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In Wake of Complaints, City Agents Charge Correct Tax

A watchdog organization says the Ministry of Economy and Finance's tax collectors are bilking the country out of at least a million dollars a year by overcharging for annual vehicle stickers.

As the deadline for annual vehicle taxes approaches, tax agents in Phnom Penh appear to be avoiding the kind of overcharges that led to a flurry of complaints last month.

In a bundle of 90 complaints sent to the newfound Anti-Corruption Unit, 2,700 people complained they were being overcharged at tax collection sites across the country.

But at 15 sites around Phnom Penh this week, tax agents were charging the standard amount set by the Ministry of Finance, while avoiding unofficial surcharges.

“I paid for tags for two motorcycles according to the price on the invoice,” said Chea Bora, a 30-year-old resident of Phnom Penh's Prampi Makara district. His Chaly cost 3,500 riel, about $0.80, for a vehicle tag, and his more expensive Fino cost 4,500 riel, about $1.07.

“The tax agents didn't overcharge me,” he said.

Ly Vanny, a tax agent in the capital's Chamkar Mon district, said accusations of overcharging did not apply to her.

“We respect the price table of the Ministry of Economy and Finance's general tax department,” she said. “We want the process of vehicle tax collection to have transparency and effectiveness for both tax agents and tax payers.”

Nevertheless, in complaints filed with the ACU by the Affiliated Network for Social Accountability in East Asia and the Pacific, Cambodians said they were being overcharged for their annual tags. The ACU has said it is considering the complaints for possible investigation.

Om John, deputy chief of the Finance Ministry's tax department, said agents have been counseled not to over charge, though they do not always comply. Still, he said, overcharging has been reduced.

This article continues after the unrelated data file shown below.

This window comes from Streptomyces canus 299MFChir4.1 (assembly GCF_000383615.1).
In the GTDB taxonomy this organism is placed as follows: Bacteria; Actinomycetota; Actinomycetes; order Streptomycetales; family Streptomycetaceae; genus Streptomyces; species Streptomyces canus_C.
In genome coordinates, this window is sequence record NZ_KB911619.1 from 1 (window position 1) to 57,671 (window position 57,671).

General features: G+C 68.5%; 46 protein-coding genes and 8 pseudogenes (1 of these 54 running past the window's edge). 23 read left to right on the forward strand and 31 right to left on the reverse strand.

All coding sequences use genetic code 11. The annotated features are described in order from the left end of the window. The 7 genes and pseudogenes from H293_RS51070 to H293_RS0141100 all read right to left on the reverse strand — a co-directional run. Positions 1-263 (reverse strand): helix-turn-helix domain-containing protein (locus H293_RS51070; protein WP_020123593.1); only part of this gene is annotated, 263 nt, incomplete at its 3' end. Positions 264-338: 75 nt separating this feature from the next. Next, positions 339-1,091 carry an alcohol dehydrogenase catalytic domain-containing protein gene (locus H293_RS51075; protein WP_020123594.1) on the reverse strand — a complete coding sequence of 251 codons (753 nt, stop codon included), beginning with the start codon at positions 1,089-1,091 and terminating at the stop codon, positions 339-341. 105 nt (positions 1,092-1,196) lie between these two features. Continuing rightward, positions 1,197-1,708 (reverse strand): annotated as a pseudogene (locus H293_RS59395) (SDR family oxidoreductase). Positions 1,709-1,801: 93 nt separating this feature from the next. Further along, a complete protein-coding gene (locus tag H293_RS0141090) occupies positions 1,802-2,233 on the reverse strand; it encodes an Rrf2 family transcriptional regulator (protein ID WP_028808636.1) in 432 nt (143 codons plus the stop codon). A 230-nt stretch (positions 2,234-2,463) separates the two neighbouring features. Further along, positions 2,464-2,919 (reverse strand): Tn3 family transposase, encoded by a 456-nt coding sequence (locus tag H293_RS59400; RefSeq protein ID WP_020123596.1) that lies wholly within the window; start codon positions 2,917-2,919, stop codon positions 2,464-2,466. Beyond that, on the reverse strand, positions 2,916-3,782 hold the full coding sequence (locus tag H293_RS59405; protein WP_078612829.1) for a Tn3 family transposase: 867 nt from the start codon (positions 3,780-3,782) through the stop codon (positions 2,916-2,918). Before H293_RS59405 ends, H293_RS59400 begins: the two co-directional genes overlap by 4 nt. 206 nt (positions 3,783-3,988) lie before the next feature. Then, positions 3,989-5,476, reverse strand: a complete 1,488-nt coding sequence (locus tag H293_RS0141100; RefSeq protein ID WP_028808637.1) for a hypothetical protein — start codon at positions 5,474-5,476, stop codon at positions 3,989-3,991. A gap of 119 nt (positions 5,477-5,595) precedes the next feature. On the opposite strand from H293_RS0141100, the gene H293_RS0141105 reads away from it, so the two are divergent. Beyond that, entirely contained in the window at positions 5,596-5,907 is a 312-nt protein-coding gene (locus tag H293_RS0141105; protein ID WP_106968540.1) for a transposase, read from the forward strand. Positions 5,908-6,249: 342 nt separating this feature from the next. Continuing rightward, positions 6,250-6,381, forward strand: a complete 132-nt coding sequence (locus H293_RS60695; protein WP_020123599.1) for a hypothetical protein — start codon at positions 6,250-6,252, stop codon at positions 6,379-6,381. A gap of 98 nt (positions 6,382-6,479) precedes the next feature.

The deadline for vehicle tax is Oct. 20, and as the deadline approaches, people outside of Phnom Penh say they are being forced to overpay. Sometimes they are asked to pay extra for the forms, or for pens, they said.

“I almost lost my temper, because the government staff are supposed to work to serve the interests of the people,” said Thon Saroeun, 38, who lives in Siem Reap province. The set fee for tax on his CRV car is 100,000 riel, or $25, he said. But agents charged him an extra 5,000 riel.

“It affects my own feelings, when tax agents illegally take money,” he said. “Five thousand riel is not so much, but many people pay the overcharge. I feel bad paying the overcharge because the money comes from my own labor.”

“The agents look down on the law,” said Keo Soeun, a 65-year-old farmer from Svay Rieng province. He said he was overcharged 1,500 riel, around $0.40, for his vehicle tax. “I earn less than $1 per day, and I can spend 1,500 riel to buy salt, prahok [fish paste] and fish sauce to eat for three days.”

Pang Sameth, a 47-year-old motorcycle taxi driver in Preah Sihanouk province, said overcharging for government services has worsened his living conditions. He earns about $2 a day and supports a family of three children.

“I want the government and the Anti-Corruption Unit to take strong action against corruption,” he said. “If the tax agents continue to overcharge, it affects the legal system, the state regime and the system of government and administration,” he said. “The overcharging hurts my feelings, my spirit and my daily living.”